Not many people can say they have a piece of history in their own backyards…
Not many people can say they have a piece of history in their own backyards.
But for John Sims, it came as an unexpected bonus when he purchased his Tucson, Arizona, home from a friend in 2015. After the sale went through, the previous owner let Sims in on a seriously cool secret: a Cold War-era bomb shelter might be buried in his backyard!
According to building records, a bunker had been built there by Whitaker Pools in 1961. Nobody knew for sure whether it had held up in the 54 years since, though, so John set out right away to uncover the truth.
With the help of a consultant who used metal detectors, John identified the spot where he should start. He dug about three feet into the dirt before hitting the jackpot: the metal cap covering the entrance.
The new homeowner made sure to wait at least a day before exploring the inside. Being a captain with Rural/Metro Fire Department, he fully understands the dangers posed by confined spaces, especially ones that haven’t disturbed in over half a century.
Once he deemed it safe enough to enter, John descended the spiral stairs and found himself inside a fiberglass dome shelter filled with rubble.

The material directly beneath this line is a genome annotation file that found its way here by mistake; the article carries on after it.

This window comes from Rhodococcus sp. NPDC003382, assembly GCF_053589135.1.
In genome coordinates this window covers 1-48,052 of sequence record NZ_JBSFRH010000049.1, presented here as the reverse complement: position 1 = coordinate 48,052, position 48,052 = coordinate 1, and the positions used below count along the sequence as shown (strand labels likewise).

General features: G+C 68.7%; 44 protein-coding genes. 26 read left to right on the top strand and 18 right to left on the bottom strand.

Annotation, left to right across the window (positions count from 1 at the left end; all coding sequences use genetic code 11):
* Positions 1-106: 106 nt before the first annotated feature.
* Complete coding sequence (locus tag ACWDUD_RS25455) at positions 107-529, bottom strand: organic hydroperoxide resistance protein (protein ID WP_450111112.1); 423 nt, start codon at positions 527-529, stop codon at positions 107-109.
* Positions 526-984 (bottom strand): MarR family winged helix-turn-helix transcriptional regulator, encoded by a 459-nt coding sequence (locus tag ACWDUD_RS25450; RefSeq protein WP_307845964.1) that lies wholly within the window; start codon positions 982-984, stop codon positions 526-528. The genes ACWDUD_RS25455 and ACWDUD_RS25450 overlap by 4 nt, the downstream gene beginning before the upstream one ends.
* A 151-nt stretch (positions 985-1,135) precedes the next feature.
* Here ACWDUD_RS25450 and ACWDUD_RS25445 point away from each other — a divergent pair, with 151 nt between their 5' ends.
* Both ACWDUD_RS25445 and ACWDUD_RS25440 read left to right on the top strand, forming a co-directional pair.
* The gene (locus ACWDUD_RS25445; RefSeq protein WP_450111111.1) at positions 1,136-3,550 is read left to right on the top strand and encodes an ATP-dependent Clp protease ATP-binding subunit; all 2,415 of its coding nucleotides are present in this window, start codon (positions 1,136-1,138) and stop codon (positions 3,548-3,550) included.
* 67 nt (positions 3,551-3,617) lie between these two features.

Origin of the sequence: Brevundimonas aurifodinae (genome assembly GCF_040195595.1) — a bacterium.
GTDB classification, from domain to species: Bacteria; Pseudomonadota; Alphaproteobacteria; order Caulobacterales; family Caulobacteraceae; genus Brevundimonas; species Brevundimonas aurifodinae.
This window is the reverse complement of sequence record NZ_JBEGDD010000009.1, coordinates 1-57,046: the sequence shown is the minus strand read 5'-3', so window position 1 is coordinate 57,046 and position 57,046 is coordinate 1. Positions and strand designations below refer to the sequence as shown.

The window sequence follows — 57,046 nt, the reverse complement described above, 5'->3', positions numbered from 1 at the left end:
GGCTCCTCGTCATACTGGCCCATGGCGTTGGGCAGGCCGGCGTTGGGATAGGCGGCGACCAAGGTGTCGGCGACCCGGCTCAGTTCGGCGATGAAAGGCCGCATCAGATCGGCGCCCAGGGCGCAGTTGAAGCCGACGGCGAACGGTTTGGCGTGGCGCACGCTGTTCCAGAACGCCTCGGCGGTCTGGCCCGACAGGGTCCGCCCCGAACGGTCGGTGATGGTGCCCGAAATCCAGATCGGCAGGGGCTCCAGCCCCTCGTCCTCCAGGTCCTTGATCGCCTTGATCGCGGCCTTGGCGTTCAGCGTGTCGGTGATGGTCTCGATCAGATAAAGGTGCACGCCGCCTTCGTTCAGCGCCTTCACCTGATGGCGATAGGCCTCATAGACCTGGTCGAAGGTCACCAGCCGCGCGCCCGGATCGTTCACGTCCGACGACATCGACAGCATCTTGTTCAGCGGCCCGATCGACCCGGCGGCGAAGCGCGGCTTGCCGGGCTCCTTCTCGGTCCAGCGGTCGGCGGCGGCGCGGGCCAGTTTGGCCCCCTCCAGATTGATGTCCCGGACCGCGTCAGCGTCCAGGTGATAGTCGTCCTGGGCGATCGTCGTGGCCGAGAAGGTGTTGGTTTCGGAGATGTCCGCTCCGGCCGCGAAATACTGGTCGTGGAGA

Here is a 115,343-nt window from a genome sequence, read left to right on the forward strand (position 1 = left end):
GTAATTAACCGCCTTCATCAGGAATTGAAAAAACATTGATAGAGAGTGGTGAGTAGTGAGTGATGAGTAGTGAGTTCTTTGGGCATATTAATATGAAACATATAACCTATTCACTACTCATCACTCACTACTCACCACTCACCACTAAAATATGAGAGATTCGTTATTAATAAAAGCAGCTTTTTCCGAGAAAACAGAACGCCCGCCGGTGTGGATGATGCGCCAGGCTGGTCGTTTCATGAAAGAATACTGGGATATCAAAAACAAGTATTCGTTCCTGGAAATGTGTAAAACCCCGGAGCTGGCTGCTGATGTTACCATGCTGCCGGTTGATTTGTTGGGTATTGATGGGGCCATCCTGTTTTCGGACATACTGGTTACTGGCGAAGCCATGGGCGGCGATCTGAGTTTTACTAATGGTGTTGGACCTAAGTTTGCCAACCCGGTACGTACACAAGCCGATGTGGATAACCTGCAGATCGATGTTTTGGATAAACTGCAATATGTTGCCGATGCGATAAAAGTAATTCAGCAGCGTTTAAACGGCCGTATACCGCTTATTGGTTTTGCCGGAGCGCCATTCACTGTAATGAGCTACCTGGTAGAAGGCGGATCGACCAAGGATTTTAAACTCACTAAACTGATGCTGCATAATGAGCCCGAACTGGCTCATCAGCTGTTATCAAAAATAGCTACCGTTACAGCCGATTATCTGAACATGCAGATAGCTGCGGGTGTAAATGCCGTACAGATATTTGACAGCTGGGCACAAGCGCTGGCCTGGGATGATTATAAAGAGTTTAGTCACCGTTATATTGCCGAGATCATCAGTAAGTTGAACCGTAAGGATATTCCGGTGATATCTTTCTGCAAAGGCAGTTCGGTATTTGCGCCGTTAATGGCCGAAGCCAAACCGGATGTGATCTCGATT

“I was really hoping it was going to be a little microcosm … a time capsule full of civil-defense boxes, radiation detectors and cots and stuff like that,” John said.
While he may not have come across those exact items, he’s still excited at the prospect of being able to use the bunker as a hideaway for himself. In fact, he’s already mucked out the rubble…
… poured out a safe concrete entryway…
… and repaired the staircase.
He even outfitted the shelter with some genuine artifacts he bought from a local high school’s fallout shelter. Talk about authenticity!
John shared all his findings as well as the work he did on Reddit, where his post amassed hundreds of comments. He’s hoping all the advice he receives will eventually help him reach his goal of restoring the shelter to “its original glory.”
Good luck, John! Here’s hoping he posts photos of the masterpiece once it’s finally finished. Be sure to share this awesome discovery with all your friends.SKM: below-content placeholder